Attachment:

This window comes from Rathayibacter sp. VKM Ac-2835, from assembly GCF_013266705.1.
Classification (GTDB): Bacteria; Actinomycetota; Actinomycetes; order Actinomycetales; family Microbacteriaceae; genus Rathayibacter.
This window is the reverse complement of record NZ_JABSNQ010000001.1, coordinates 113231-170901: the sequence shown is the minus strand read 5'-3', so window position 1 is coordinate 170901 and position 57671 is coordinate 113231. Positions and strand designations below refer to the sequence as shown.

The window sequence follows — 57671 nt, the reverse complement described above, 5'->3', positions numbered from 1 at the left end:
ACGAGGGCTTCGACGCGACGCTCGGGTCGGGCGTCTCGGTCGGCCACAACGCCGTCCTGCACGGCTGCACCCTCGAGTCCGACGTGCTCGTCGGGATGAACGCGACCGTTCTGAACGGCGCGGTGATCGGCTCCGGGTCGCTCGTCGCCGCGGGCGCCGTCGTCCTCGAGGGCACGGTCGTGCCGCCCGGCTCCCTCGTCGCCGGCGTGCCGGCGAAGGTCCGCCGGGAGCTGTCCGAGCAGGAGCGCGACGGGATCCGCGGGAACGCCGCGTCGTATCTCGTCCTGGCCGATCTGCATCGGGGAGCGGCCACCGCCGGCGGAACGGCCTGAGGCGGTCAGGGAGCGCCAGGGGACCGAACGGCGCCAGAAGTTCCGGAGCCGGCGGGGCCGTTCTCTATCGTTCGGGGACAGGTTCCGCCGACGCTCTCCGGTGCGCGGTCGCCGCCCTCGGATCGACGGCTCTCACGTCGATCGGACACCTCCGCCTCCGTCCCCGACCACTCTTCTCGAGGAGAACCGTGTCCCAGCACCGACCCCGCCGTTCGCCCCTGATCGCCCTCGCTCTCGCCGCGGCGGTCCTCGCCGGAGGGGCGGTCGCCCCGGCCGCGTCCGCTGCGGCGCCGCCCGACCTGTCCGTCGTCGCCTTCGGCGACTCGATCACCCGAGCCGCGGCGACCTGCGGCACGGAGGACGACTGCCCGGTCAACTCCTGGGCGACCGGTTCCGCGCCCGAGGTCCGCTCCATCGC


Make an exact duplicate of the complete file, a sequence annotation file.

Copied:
This window comes from Rathayibacter sp. VKM Ac-2835, from assembly GCF_013266705.1.
Classification (GTDB): Bacteria; Actinomycetota; Actinomycetes; order Actinomycetales; family Microbacteriaceae; genus Rathayibacter.
This window is the reverse complement of record NZ_JABSNQ010000001.1, coordinates 113231-170901: the sequence shown is the minus strand read 5'-3', so window position 1 is coordinate 170901 and position 57671 is coordinate 113231. Positions and strand designations below refer to the sequence as shown.

The window sequence follows — 57671 nt, the reverse complement described above, 5'->3', positions numbered from 1 at the left end:
ACGAGGGCTTCGACGCGACGCTCGGGTCGGGCGTCTCGGTCGGCCACAACGCCGTCCTGCACGGCTGCACCCTCGAGTCCGACGTGCTCGTCGGGATGAACGCGACCGTTCTGAACGGCGCGGTGATCGGCTCCGGGTCGCTCGTCGCCGCGGGCGCCGTCGTCCTCGAGGGCACGGTCGTGCCGCCCGGCTCCCTCGTCGCCGGCGTGCCGGCGAAGGTCCGCCGGGAGCTGTCCGAGCAGGAGCGCGACGGGATCCGCGGGAACGCCGCGTCGTATCTCGTCCTGGCCGATCTGCATCGGGGAGCGGCCACCGCCGGCGGAACGGCCTGAGGCGGTCAGGGAGCGCCAGGGGACCGAACGGCGCCAGAAGTTCCGGAGCCGGCGGGGCCGTTCTCTATCGTTCGGGGACAGGTTCCGCCGACGCTCTCCGGTGCGCGGTCGCCGCCCTCGGATCGACGGCTCTCACGTCGATCGGACACCTCCGCCTCCGTCCCCGACCACTCTTCTCGAGGAGAACCGTGTCCCAGCACCGACCCCGCCGTTCGCCCCTGATCGCCCTCGCTCTCGCCGCGGCGGTCCTCGCCGGAGGGGCGGTCGCCCCGGCCGCGTCCGCTGCGGCGCCGCCCGACCTGTCCGTCGTCGCCTTCGGCGACTCGATCACCCGAGCCGCGGCGACCTGCGGCACGGAGGACGACTGCCCGGTCAACTCCTGGGCGACCGGTTCCGCGCCCGAGGTCCGCTCCATCGC